September 16, 2011
1961 Chevrolet Impala SS. Click image to enlarge
Article and photo by Bill Vance
When Chevrolet redesigned its full size cars for 1961, the “bat-wing” fins that had appeared in 1959 and been toned down for 1960 were virtually eliminated. And in a rare move for Detroit, it temporarily reversed the trend to larger cars. The ’61 Chevy’s 5,316 mm (209.3 in.) length was 38 mm (1.5 in.) less than the 1960′s, although the 3,597 mm (119 in.) wheelbase remained the same. It was also 61 mm (2.4 in.) narrower and some 23 kg (50 lb) lighter. As well, the wraparound windshield with its “knee-knocker” pillars had been almost eliminated.
With the revised styling came an exciting new addition to Chevrolet’s offerings: the SS (Super Sport) option on the top-of-the-line Impala. While externally there wasn’t much to distinguish the Impala SS from regular ’61 Impalas, there were clues: spinner wheel covers and double-S badges on rear fenders and deck lid.
Underneath it was a different story. Since the Super Sport’s goal was high performance, the base engine was Chevy’s 5.7-litre (348 cu. in.) overhead valve V8 with 305, 340 or 350 horsepower, and the real sleeper, a new 6.7-litre (409 cu. in.), 360-horsepower V8. This engine established the SS’s credentials, and even inspired a Beach Boys song entitled “409” (“She’s real fine, my 409…”).
The 409 was derived from the 1958 5.7-litre (348 cu in.) V8, originally designed as a truck engine. While the 348/409 carried over some of the advanced engineering features — such as stud-mounted valve rocker arms — used in the 4.6 (283 cu in.) Chevy “small-block” V8, it had a significantly different combustion chamber.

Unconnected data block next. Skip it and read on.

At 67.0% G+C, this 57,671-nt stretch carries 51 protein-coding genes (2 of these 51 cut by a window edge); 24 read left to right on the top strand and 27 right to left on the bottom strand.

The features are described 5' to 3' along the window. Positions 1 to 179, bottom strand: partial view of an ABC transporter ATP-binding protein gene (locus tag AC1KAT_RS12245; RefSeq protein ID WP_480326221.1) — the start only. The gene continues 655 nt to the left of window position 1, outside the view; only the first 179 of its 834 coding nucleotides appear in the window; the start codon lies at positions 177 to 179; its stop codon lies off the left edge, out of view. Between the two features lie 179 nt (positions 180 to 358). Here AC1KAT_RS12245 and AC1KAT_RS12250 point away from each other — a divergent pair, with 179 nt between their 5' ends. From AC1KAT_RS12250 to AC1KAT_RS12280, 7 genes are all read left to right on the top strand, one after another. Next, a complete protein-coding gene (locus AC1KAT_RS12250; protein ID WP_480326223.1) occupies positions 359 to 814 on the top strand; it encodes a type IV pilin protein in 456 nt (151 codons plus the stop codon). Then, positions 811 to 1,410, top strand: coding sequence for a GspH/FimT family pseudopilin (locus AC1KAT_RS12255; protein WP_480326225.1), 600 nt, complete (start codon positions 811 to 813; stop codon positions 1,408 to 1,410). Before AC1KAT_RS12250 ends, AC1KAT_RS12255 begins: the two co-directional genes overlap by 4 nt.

Slanting the cylinder block deck at 74 degrees to the cylinder centreline rather than the normal 90 degrees placed the combustion chambers in the block, not the head. The resulting flat cylinder head surface allowed larger valves, and the stud-mounted valves could be staggered, giving the engine its “porcupine” nickname. Although combustion chambers in the block had advantages, they apparently weren’t significant enough for long term use. When the 6.7 (409) was replaced by a 6.5 (396) in 1966 it would have conventional chambers.
The 409 was introduced in mid-1961 but not many were originally available. This changed for 1962, when horsepower rose to 380 with one four-barrel carburetor, or 409 with two four-barrels and other modifications, therefore achieving the then magical goal of one horsepower per cubic inch. It later exceeded this with a 425-horsepower version. The SS also got stiffer suspension, power steering and heavy duty power brakes, and special interior trim was part of the package.
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